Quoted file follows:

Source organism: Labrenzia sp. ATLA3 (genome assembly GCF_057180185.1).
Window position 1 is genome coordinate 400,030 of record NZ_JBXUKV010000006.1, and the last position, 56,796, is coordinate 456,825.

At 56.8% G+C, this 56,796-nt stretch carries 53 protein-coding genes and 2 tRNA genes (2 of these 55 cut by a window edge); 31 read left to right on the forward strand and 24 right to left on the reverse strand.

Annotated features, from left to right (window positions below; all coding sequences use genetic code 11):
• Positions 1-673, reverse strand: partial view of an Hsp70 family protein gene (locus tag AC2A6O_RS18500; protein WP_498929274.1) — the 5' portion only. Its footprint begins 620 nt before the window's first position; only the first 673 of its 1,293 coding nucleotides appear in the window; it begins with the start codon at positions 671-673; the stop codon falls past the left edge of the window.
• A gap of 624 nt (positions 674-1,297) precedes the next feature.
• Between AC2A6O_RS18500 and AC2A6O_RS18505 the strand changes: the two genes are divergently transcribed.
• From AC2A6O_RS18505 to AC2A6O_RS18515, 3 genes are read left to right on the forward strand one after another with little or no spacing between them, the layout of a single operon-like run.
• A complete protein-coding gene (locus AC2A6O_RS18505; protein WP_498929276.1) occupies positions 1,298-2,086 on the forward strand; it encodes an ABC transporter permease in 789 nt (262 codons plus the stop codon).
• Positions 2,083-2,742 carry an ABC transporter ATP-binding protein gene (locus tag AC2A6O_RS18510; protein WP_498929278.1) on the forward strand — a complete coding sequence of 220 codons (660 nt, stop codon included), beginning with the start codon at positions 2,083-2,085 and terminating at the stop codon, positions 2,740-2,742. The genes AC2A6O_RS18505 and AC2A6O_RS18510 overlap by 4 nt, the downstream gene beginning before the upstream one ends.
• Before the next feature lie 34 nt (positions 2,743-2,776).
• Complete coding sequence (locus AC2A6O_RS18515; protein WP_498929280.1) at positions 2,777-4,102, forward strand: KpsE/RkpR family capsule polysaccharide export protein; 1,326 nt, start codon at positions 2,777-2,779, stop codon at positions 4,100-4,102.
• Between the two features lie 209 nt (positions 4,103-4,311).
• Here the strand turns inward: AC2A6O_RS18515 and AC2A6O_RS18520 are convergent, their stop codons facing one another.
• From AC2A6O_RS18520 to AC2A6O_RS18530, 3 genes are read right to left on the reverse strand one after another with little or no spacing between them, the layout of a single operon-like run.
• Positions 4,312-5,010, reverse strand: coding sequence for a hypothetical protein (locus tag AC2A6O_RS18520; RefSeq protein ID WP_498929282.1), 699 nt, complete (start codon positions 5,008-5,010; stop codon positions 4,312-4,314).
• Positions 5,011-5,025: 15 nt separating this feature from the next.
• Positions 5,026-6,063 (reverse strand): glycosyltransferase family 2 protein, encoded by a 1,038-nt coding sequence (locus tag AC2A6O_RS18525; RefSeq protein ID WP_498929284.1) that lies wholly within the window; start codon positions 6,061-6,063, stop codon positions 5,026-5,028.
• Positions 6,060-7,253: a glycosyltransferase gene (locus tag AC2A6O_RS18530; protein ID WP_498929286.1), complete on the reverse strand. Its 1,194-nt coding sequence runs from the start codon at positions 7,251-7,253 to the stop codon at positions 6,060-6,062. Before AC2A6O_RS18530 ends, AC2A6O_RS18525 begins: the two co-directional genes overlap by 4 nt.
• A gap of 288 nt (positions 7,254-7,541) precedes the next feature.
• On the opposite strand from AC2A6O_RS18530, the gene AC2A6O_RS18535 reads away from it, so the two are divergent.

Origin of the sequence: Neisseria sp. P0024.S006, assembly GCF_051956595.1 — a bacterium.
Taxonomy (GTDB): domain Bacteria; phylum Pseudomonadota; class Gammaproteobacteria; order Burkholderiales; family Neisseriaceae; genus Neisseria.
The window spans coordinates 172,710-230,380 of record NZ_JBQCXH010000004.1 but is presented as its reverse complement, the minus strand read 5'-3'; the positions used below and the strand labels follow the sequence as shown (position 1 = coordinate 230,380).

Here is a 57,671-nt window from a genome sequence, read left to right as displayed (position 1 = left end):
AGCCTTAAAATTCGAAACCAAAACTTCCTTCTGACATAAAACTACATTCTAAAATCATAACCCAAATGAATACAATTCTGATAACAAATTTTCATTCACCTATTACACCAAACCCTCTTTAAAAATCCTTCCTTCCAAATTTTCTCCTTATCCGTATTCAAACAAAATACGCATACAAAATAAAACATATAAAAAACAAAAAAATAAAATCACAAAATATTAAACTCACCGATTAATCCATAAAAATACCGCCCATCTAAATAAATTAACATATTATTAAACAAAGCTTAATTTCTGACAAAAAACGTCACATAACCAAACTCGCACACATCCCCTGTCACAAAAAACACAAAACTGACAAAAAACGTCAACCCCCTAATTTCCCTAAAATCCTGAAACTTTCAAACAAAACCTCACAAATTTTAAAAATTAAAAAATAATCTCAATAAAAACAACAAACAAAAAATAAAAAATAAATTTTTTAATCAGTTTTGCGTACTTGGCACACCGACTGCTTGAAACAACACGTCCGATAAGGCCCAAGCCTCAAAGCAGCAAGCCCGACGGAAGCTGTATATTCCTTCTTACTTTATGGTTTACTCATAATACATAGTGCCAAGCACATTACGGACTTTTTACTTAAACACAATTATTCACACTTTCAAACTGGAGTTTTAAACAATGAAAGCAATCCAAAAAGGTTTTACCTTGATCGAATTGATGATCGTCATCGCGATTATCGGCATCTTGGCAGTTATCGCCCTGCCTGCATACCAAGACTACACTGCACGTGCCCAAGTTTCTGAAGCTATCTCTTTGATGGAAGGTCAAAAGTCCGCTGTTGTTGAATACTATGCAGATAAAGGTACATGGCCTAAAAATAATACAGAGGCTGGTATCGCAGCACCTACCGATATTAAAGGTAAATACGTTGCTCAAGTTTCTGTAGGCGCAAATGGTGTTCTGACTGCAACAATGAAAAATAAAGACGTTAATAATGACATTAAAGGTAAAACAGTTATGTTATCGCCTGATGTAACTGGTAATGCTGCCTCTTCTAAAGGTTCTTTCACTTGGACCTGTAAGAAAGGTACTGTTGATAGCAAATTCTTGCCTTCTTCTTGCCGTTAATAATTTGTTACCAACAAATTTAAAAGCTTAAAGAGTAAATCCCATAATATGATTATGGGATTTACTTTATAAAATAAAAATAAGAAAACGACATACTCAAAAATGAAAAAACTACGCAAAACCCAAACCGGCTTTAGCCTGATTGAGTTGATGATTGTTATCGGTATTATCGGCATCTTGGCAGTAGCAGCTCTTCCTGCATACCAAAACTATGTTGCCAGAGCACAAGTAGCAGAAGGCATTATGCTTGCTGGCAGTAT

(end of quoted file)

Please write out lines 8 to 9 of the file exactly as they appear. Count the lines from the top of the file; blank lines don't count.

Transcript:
• From AC2A6O_RS18505 to AC2A6O_RS18515, 3 genes are read left to right on the forward strand one after another with little or no spacing between them, the layout of a single operon-like run.
• A complete protein-coding gene (locus AC2A6O_RS18505; protein WP_498929276.1) occupies positions 1,298-2,086 on the forward strand; it encodes an ABC transporter permease in 789 nt (262 codons plus the stop codon).